THE publication of the Report of the Trinidad and Tobago Constitution Reform Commission has sent an unmistakeable signal that the general election, constitutionally due in 2015, will be fought on the basis of proportional representation (PR), rather than the existing first past the post system.
Although the issue of proportional representation appears to have been innocuously introduced by the Constitution Reform Commission in chapter five of its report (Reforming the Parliament), nonetheless the chapter which follows demonstrates the commission’s preference for proportional representation. Admittedly, chapter six —Reforming the Executive—deals with the choosing of a prime minister, but its wording, specifically in paragraphs 164-166, emphasises the commission’s decided leaning towards proportional representation.
Forget the specific question, that of choosing a prime minister, and instead examine the wording of paragraph 165:
“The system of election that should be used is one that will permit a mathematically accurate reflection of the wishes of the electorate...” In turn, in paragraph 166, the phrasing is instructive:
“If a single party earns more than 50 per cent of the votes cast, then it will earn the proportionate number of seats and extract names from its list accordingly.”
The well publicised intent of the present People’s Partnership Government has been to do away with the traditional first past the post method and replace it with proportional representation, under which political parties contesting (usually) a general election will be apportioned seats in proportion to the votes they receive.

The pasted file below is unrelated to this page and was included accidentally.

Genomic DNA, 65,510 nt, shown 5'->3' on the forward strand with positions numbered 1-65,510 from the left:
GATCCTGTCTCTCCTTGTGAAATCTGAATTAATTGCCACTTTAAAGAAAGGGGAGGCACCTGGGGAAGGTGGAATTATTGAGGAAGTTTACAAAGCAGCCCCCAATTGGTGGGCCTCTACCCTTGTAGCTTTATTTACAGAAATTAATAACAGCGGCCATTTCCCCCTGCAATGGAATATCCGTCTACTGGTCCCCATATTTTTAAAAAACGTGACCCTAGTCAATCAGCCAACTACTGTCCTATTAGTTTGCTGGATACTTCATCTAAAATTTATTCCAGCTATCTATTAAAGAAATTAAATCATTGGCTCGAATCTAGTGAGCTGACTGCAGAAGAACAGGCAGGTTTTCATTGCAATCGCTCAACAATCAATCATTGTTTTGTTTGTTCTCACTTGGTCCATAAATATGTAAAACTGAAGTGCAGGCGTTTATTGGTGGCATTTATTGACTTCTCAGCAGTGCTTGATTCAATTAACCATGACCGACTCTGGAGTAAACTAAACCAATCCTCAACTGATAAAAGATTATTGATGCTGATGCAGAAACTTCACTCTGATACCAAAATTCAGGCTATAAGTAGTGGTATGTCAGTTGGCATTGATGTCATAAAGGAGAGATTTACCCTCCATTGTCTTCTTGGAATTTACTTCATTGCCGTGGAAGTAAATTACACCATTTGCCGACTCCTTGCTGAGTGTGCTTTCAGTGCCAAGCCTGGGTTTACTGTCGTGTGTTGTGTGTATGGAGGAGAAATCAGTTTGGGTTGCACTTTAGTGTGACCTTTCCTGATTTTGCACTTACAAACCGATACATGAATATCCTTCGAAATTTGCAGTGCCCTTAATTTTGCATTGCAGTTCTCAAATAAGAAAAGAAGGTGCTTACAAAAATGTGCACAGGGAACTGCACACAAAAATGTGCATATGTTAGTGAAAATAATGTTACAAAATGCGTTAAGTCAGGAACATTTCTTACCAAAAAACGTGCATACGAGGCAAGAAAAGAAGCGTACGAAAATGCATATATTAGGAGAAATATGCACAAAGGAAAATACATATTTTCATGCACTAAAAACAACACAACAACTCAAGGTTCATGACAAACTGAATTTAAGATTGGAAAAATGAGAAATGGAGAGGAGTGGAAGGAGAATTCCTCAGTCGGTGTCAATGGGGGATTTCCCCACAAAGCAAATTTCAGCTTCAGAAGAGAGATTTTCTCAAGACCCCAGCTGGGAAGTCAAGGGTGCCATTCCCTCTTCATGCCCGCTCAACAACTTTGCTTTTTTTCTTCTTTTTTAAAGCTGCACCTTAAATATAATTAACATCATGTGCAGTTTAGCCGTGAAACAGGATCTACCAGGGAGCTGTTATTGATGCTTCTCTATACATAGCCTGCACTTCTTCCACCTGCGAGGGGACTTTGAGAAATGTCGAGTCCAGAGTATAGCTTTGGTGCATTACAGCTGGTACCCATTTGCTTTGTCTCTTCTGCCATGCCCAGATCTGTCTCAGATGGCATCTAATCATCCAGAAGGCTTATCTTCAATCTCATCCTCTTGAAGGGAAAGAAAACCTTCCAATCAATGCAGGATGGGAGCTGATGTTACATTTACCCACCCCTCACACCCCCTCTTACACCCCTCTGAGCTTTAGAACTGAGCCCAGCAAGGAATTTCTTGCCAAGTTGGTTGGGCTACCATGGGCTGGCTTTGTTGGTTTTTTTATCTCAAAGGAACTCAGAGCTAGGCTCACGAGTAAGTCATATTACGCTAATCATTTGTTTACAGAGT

As of now only one Caricom country, Guyana, conducts its general election on the basis of proportional representation.
The introduction of PR there was done in 1964 by the United Kingdom government. Guyana, then British Guiana, had been a colony of the United Kingdom and the British, urged on by the US Central Intelligence Agency, did this to forestall the re-election of the Marxist, Dr Cheddi Jagan and his People’s Progressive Party, and have Jagan replaced by Linden Forbes Burnham, then leader of the Opposition People’s National Congress (PNC).
The advent of proportional representation in Guyana carried with it a strong appeal to ethnicity in this racially mixed society, as is Trinidad and Tobago, and Burnham’s PNC stormed home to victory after forming an alliance with the right wing United Force led by businessman, Peter D’Aguiar. The PNC would later win the elections of 1968 and 1973 before it was ousted by Jagan’s People’s Progressive Party. Perhaps I should state at this point that Burnham jettisoned the United Force following on his party’s victory at the 1964 polls.
What was and is unfortunate is that PR is institutionalised racism in ethnically mixed Guyana and has divided the country along ethnic lines. Should PR be implemented in T&T it can have the potential to do our twin-island state the injustice of cementing ethnic voting patterns. We cannot and must not allow this to happen.
I have no doubt that the members of the Constitution Reform Commission have collectively acted in good faith. Nonetheless, the People’s Partnership Government, judging by its several pronouncements in the past on PR, plans on introducing this sad lapse by fellow Caricom nation Guyana.
History will never forgive Forbes Burnham for exploiting PR, as in the long term interests of Guyana he could have initiated action and repealed the iniquitous legislation when Guyana became independent on February 23, 1970 and the country was declared, somewhat ironically, a co-operative republic.
George F Alleyne